I heard a preacher recently who mildly mocked those pastors who relied on commentaries to get something to preach on Sunday mornings. It was “tongue in cheek” hyperbole. He wanted to make the point that the Holy Spirit was to be involved in the process of sermon preparation. From the rest of his sermon it was evident that he too used commentaries.
But there are those out there who believe all they need is the Bible and the Holy Spirit to understand all things spiritual. So what place commentaries? Well, isn’t it possible that God just might have shown some writers of commentaries a part of God’s understanding of things? Could not the Holy Spirit give spiritual insight to these men and women who have labored to understand the meaning of Scripture?
This is not a given of course. There are, admittedly, some commentaries that are dry as dust, spiritually speaking. But still they may be beneficial in getting at the context of language and culture. Someone has to study Hebrew, Aramaic and Greek. Archeologists have yet to dig up ancient biblical manuscripts written in English.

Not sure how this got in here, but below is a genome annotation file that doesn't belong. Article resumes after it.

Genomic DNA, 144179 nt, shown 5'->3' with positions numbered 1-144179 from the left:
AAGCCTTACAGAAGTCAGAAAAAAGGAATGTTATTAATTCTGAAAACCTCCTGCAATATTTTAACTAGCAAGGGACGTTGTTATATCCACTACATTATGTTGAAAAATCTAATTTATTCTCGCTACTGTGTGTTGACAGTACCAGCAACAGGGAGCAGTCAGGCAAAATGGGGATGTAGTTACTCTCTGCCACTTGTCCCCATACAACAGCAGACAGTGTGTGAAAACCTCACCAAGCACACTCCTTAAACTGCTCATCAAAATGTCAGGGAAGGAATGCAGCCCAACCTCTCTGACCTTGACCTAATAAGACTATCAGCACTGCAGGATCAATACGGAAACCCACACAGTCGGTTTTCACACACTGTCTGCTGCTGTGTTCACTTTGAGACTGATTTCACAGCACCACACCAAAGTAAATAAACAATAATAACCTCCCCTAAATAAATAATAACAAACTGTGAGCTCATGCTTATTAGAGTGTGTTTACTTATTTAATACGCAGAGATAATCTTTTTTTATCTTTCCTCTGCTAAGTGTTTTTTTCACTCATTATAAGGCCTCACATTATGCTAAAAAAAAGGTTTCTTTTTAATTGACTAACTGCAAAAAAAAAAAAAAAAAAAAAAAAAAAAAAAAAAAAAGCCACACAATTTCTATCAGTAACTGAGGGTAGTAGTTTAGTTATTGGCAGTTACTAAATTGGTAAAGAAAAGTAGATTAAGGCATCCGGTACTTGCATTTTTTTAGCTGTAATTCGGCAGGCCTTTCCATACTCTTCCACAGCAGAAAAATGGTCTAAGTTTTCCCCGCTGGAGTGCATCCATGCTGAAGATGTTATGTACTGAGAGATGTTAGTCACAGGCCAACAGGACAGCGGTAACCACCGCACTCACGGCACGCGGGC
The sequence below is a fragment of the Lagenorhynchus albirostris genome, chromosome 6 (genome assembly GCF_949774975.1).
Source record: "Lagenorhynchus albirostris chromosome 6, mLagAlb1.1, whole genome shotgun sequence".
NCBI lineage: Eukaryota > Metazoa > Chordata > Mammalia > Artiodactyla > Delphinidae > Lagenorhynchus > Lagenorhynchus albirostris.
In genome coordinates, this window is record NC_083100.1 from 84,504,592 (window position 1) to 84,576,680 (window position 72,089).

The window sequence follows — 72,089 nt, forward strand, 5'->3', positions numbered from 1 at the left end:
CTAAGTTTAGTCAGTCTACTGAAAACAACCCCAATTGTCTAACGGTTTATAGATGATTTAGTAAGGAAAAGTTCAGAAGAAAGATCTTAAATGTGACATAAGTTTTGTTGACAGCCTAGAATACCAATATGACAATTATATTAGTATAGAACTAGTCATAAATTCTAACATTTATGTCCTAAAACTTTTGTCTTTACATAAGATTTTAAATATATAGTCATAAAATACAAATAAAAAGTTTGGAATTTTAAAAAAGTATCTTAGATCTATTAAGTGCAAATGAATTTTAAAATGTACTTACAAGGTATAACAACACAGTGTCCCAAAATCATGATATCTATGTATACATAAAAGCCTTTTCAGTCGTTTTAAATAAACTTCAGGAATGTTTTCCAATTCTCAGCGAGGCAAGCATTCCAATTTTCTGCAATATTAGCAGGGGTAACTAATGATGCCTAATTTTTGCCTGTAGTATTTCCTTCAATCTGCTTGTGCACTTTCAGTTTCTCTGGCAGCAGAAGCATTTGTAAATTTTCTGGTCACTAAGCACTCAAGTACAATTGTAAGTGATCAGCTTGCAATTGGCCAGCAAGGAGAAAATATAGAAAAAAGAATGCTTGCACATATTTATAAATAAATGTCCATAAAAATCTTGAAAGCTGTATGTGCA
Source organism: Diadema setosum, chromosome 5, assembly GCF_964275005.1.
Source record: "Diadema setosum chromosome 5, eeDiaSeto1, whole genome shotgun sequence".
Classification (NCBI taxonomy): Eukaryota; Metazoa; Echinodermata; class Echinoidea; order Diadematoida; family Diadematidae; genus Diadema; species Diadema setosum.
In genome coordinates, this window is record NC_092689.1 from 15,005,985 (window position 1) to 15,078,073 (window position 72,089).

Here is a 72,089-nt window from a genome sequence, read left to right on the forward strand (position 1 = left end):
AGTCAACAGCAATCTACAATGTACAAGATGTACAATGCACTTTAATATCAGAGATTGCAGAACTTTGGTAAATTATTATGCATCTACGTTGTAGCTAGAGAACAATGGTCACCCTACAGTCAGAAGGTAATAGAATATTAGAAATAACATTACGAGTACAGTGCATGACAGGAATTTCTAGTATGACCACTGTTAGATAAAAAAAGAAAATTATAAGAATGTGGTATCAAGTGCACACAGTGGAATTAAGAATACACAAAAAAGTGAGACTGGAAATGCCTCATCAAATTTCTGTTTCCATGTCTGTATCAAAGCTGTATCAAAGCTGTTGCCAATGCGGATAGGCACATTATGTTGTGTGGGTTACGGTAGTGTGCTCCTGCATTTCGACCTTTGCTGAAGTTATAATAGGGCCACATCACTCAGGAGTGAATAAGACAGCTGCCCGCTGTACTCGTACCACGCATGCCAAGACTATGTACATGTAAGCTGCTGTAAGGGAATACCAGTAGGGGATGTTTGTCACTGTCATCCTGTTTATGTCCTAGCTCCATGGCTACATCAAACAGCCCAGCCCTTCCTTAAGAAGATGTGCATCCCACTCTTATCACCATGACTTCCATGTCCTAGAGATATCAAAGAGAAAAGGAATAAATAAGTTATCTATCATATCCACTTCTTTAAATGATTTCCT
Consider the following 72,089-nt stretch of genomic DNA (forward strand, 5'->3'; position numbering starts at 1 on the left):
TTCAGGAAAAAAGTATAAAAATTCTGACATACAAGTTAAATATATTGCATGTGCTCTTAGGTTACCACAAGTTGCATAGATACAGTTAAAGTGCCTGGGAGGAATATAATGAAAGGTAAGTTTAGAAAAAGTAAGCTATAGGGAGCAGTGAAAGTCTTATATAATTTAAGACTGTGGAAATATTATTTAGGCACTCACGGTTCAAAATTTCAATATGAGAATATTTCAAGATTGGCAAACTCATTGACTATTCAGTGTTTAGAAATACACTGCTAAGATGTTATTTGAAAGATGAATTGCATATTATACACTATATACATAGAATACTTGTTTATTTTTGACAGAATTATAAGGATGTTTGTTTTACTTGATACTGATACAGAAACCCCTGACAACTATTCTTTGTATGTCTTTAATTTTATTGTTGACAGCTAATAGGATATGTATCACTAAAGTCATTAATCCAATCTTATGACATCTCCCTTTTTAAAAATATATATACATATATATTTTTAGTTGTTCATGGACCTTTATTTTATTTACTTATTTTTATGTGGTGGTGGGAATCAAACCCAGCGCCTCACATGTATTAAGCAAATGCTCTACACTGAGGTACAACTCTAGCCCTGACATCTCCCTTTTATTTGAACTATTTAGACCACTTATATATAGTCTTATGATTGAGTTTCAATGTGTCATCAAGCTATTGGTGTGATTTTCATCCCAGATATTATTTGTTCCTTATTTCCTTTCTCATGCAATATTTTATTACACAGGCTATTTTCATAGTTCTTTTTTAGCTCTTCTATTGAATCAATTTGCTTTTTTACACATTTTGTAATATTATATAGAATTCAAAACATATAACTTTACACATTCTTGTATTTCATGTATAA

So, reading, meditating, mulling, praying over the Scriptures is a good way to start sermon preparation. Let the Holy Spirit speak, but don’t neglect the insights (sometimes corrective) of a good commentary or two.
But what about those who rely solely on their Bible (usually King James) and the Spirit? Do they have a point? I think they do when it comes to priority. That is to say, our first commentator should be the Holy Spirit, or at least what we think is the Holy Spirit. We may find out later through more study that that thought may not have been from the Holy Spirit but from some other spirit or from our human spirit.
Seems to me that those pastors who rely only on the Bible and the Spirit come up with interpretations of Scripture that look a lot like their own denominational theology. Why am I not surprised?
So where does that leave the hearers of sermons? What is their responsibility as the recipients of a preacher’s great learning and spiritual insight? They are to be like the Bereans who searched the Scriptures for themselves to check out the preacher’s message. (Acts 17:11) And who were the Bereans checking up on? No less than the Apostle Paul himself. So, I say to you, if these Bereans were considered “noble” because they kept the Apostle Paul accountable for what he preached, how much more should we keep our preachers accountable? Is your Church a noble Church?